History of the reserve

The name Mary Cairncross is a tribute to the memory of Mary Thynne, whose maiden name was Cairncross.

In October 1941, 100 acres was transferred through a Deed of Trust to the then Landsborough Shire Council by Mary's three daughters Elizabeth, Mabel and Mary Thynne.  The sisters would never have imagined what an incredible conservation legacy that they had provided.  Without their foresight, this remarkable natural heritage site may not be enjoyed by generations today.

Born in 1848, Mary Cairncross was a passionate environmentalist from an early age.  She was involved in campaigns to prevent the felling of forests on St Helena Island in Moreton Bay.  Later a prison was built on the island and sadly the forests were cleared.  She married Irish-born Andrew Joseph Thynne on 3 June 1869 in Brisbane.  Andrew Thynne purchased the Maleny land where the reserve is situated in 1902.  This reserve is part of an original land holding of 790 acres taken up by Isaac Burgess on 12 November 12 1878.  Isaac Burgess was the first selector in Maleny on Portion 98. 

Ben Bennett was the driving force in forming the Rotary Club of Maleny and the branch was officially chartered on 22 May 1959 with 20 chartered members. In October 1959 the Club, in consultation with Landsborough Shire Council and Elizabeth Thynne, embarked on their first project: to create and maintain the 100 acre rainforest reserve on Mountain View Road.  Members of the Rotary Club and their families volunteered over consecutive weekends.  Many thousands of hours were invested, transforming the iconic reserve we see today.  The Rotarians cut tracks, dug holes, built bridges, removed rubbish, made signs and created walkways.

The Landsborough Shire Council assisted with funding for construction including a motor grid at the entrance to the park.  The Rotary members also built the early park shelter shed with water tank, picnic tables and also made a fireplace to boil the ‘billy’. 

The Maleny Rotary Club worked tirelessly for more than 20 years. Some of the dedicated volunteers included Jack Wilcox, Norm Tesch, Keith Riordan, Clarrie Skerman, Bert Brooker, Joe Spooner the local policeman, Arthur Finter, Ken Edser, Bruce Aberdeen, Wal Burnett later Sir Walter Burnett, Alex Myers, Joe Spooner, Vic and Jim Waddell, Brian Turner, Arthur Tesch, Bill Hankinson and a young Ivan Hankinson, Ivan Bonney, Jack Hill, Rob Norris, Trevor Appleby, Lloyd Bell, Ken Boden, Reg Cox, Nev Anning, Bob Doyle and the then known matriarch of Maleny Rotary Peg Burnett and her husband Rixon Burnett – to name a few.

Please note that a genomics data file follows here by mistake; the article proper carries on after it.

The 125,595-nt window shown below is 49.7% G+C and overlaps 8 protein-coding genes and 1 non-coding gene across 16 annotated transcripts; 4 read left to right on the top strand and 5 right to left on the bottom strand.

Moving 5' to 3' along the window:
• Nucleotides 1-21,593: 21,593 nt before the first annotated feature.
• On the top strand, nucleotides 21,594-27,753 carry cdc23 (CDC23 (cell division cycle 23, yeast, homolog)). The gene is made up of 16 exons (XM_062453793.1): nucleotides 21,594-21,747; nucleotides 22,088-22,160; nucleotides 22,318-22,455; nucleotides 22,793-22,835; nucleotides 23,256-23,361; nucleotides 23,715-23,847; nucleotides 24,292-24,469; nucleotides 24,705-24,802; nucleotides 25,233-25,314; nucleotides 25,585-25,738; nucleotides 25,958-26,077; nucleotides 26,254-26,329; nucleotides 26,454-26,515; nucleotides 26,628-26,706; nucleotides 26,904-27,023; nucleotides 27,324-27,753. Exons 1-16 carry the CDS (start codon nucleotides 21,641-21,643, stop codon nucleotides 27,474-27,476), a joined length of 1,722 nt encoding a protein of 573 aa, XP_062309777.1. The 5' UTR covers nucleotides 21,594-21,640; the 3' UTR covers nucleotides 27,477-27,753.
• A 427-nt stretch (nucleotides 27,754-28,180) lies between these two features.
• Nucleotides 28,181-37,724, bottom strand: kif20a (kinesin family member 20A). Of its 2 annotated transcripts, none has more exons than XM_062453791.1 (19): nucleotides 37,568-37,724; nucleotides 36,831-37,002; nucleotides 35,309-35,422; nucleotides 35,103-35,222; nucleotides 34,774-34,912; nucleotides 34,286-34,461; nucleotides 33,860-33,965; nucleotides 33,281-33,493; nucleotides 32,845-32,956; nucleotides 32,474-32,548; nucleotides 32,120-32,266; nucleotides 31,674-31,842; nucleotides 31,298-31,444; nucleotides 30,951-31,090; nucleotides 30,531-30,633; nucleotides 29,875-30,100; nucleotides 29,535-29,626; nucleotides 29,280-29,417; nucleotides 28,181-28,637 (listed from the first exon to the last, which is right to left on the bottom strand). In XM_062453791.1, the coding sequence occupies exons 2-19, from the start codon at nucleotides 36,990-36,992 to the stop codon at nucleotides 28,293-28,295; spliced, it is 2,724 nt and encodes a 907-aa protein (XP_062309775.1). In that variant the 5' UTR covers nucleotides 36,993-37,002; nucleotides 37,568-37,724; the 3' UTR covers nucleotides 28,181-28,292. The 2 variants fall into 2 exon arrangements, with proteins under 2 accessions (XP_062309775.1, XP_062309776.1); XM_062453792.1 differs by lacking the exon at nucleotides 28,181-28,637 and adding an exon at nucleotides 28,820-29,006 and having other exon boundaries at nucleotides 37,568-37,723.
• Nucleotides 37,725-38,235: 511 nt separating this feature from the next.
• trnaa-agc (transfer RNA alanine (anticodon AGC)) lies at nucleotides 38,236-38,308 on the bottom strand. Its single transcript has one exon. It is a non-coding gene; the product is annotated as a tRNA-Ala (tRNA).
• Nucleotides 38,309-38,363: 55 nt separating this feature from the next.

During those early days, Rixon Burnett and Maleny doctor Tony Parer meticulously researched plant encyclopaedias as they attempted to identify species.  They sought the help of a research botanist at the Brisbane Botanic Museum and Herbarium.  Rixon Burnett was one of the strongest stalwarts committed to the development of the reserve which he did for over 27 years. In recognition of his contribution, a Rixon Burnett Walk was named after him within the park. 

On 12 December 1960, the Governor of Queensland Sir Henry Abel Smith officially opened Mary Cairncross Reserve.  A guard of honour of Maleny Girl Guides, Cubs and Scouts, Boys Brigade and Girls Life Brigade and Junior Red Cross attended on the special day.  Sir Henry Abel Smith took the time to speak to every little guard of honour on that day and those on the special platform included the surviving donor of the land, Miss Elizabeth “Bessie” Thynne. 

In the early hours of New Year’s Day 1963, a severe cyclone tore through the land causing major damage to the reserve.  Many trees fell in the park and sadly had to be removed.  Once again Maleny Rotary organised extensive working bees to clean up the reserve. 

On 22 August 1964 cairn was erected as a memorial to Mary Cairncross.  Sir Henry Abel Smith came back to Maleny for the occasion.

On 11 December 1966, Elizabeth “Bessie” Thynne donated a further five acres to the Landsborough Shire Council.

In 1997, Caloundra City Council (formerly Landsborough Shire Council) built the first education centre with a grant from the Federal Government.  It was around this time that the Rotary Club of Maleny were able to lessen their involvement in the park. 

The now Sunshine Coast Council acknowledges the extraordinary legacy created by the Thynne family and the contributions of the Maleny Rotary Club. 



Protecting our forest

You will encounter plenty of wildlife in the reserve. Don't get too close and do not feed them.  We thank you for helping to protect our native fauna by leaving them alone.


Learn more about the species that call this forest home View more

Traditional owners
Jinibara cultural heritage

This is Jinibara country. In 2012 Traditional Owners had their rights formally asserted by the Native Title Tribunal across the Maleny area, as well as parts of the adjacent Glass House Mountains, Somerset, Moreton Bay and Brisbane Council areas.

Learn more